A little over 5 years ago I lost a ring.
It was a special ring. It had significance far beyond what I had first thought, the same held true for the person who gave it to me. I had no idea at the time- about the person or the ring. I hope I am getting smarter. It scares me that every five years you look back and think, “Man, I was just stupid.”
These days I try not to hold things in that I think need to be said, and I try not to say the things that I shouldn’t. As our friend Keith would say, “I cuss and discuss as is necessary.” It’s hard because there is definitely a tendency to revert to old behavior or to duck and hide to avoid unchartered terrain. Most of the time I am aware that this is what holds the sweetest reward. So I push myself and try to keep working. Sean and I have always worked hard at us. Sometimes we’re like a well oiled machine, other times it feels like there may be some water in the gas tank…or some other saying that represents the opposite of a well oiled machine. The point is, we continue to work on us.
A couple of weeks ago we went on a date. We were going for dinner to a little place called One Caroline Street Bistro, which has special significance for us (and also happens to be incredibly romantic and consistently amazing with their food and service!) We were both giddy with the intoxication of a night free of distractions. Just some us time. I should note for the record that is was our first date since before our first daughter was born in the fall of 2004. Sure, we’ve had lunch or gone to after hours events for work, but never a date just for the sake of a date. Who could blame us for being an hour early for our reservation? To kill time we popped into a store called Speck. We were drawn in by the name, seemed fun and maybe a little different. Not four steps into the shop we noticed that they had Ed Levin rings, and in fact had the ability to order a replica of the Ed Levin ring I lost years before. We made the order, paid in full and waited a couple of weeks for the call announcing its arrival.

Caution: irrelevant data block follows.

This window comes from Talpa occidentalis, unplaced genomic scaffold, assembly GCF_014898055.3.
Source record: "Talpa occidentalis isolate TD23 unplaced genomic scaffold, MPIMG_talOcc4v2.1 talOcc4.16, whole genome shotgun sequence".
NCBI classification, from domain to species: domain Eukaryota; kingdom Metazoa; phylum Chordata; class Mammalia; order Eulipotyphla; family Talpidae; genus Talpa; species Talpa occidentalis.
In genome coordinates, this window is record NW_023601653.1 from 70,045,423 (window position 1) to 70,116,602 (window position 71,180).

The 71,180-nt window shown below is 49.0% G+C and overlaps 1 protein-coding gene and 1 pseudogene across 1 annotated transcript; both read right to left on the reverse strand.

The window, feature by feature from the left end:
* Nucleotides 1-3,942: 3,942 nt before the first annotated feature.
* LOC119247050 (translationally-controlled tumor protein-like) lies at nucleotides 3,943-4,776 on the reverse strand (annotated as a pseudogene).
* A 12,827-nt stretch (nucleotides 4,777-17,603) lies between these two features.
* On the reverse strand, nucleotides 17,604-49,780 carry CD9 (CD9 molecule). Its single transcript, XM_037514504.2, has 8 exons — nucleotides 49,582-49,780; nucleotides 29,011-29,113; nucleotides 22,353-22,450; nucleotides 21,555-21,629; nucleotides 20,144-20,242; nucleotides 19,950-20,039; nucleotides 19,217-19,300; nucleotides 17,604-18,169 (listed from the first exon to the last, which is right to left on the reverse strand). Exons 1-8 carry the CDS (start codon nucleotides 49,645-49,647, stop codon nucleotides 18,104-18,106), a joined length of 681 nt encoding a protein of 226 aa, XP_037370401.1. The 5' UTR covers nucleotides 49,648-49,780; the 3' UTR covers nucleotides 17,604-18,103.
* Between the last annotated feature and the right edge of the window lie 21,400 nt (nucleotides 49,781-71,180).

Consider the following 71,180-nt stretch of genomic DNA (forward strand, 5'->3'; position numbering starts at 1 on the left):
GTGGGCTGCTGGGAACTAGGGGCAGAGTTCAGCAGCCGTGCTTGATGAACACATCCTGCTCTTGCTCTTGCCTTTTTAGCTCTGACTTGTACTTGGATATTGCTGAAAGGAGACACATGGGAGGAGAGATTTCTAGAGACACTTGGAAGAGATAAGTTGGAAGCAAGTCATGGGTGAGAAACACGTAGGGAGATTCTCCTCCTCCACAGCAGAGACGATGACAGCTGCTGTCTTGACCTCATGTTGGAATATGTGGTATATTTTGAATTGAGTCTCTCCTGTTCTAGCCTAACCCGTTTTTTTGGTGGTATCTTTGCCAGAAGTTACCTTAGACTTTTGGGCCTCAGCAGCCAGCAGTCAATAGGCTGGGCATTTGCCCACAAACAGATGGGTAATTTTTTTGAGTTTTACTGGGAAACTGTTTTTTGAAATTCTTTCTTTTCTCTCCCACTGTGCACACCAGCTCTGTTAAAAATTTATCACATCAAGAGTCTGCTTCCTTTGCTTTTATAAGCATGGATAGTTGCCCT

I used to wear the ring on my left ring finger. Sean was in Rochester and I was in Yakima. The ring was a way of hoping out loud and in plain view that things would work out. It didn’t matter that the ring hadn’t been intended for the super symbolic ring finger. Didn’t matter that Sean didn’t know I wore it that way. He had given me a ring, not a promise. I was making a commitment. I’d never committed to anyone before.
But Yakima and Rochester are very far away. Time zones and miles. Lifestyles and responsibilities. The ring was lost at a time when it seemed that maybe we weren’t meant to be, slipping off my finger and clinking across the pavement of a dark parking lot. I searched and searched to no avail. I felt the loss of the ring, its absence from my finger, like the departure of a friend.
Tonight I am wearing our new Ed Levin ring on my finger. My right finger. On my left I wear an engagement ring with a stone from Sean’s family and a simple band we chose together 3 and a half years ago, not far from where Speck now sits. We are married and the parents of 2 wonderful girls. We are working every day at surviving the terrible twos, reveling in Avery’s first year, and finding a rhythm for us. The ring reminds me of a cafe in New York City, two young people trying to decide if they could make it work. It reminds me that we have earned our joy and that there is more in store for us if we only keep working.